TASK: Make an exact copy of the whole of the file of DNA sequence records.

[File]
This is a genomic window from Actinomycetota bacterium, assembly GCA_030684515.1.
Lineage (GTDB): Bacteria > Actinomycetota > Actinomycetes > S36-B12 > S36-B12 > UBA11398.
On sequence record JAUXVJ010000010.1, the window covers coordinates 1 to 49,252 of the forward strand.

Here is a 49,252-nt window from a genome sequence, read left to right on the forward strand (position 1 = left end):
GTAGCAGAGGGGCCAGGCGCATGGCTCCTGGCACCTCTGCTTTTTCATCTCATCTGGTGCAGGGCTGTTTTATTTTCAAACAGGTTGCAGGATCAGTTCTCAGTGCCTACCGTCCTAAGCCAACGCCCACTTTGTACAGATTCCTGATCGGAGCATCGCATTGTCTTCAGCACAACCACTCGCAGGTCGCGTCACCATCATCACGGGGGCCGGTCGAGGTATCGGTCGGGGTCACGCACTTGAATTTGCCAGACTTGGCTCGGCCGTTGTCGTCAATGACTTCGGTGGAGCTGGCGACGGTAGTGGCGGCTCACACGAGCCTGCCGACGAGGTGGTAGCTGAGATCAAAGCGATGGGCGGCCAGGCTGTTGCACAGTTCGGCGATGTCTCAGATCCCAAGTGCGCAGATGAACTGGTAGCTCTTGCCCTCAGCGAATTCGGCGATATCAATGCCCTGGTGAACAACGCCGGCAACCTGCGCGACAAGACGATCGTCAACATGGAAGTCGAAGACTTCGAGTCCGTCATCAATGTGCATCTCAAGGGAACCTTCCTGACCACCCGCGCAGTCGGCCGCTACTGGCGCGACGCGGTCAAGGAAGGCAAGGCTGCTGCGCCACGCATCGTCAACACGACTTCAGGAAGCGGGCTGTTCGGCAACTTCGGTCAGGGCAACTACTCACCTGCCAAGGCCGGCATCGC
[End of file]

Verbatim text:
This is a genomic window from Actinomycetota bacterium, assembly GCA_030684515.1.
Lineage (GTDB): Bacteria > Actinomycetota > Actinomycetes > S36-B12 > S36-B12 > UBA11398.
On sequence record JAUXVJ010000010.1, the window covers coordinates 1 to 49,252 of the forward strand.

Here is a 49,252-nt window from a genome sequence, read left to right on the forward strand (position 1 = left end):
GTAGCAGAGGGGCCAGGCGCATGGCTCCTGGCACCTCTGCTTTTTCATCTCATCTGGTGCAGGGCTGTTTTATTTTCAAACAGGTTGCAGGATCAGTTCTCAGTGCCTACCGTCCTAAGCCAACGCCCACTTTGTACAGATTCCTGATCGGAGCATCGCATTGTCTTCAGCACAACCACTCGCAGGTCGCGTCACCATCATCACGGGGGCCGGTCGAGGTATCGGTCGGGGTCACGCACTTGAATTTGCCAGACTTGGCTCGGCCGTTGTCGTCAATGACTTCGGTGGAGCTGGCGACGGTAGTGGCGGCTCACACGAGCCTGCCGACGAGGTGGTAGCTGAGATCAAAGCGATGGGCGGCCAGGCTGTTGCACAGTTCGGCGATGTCTCAGATCCCAAGTGCGCAGATGAACTGGTAGCTCTTGCCCTCAGCGAATTCGGCGATATCAATGCCCTGGTGAACAACGCCGGCAACCTGCGCGACAAGACGATCGTCAACATGGAAGTCGAAGACTTCGAGTCCGTCATCAATGTGCATCTCAAGGGAACCTTCCTGACCACCCGCGCAGTCGGCCGCTACTGGCGCGACGCGGTCAAGGAAGGCAAGGCTGCTGCGCCACGCATCGTCAACACGACTTCAGGAAGCGGGCTGTTCGGCAACTTCGGTCAGGGCAACTACTCACCTGCCAAGGCCGGCATCGC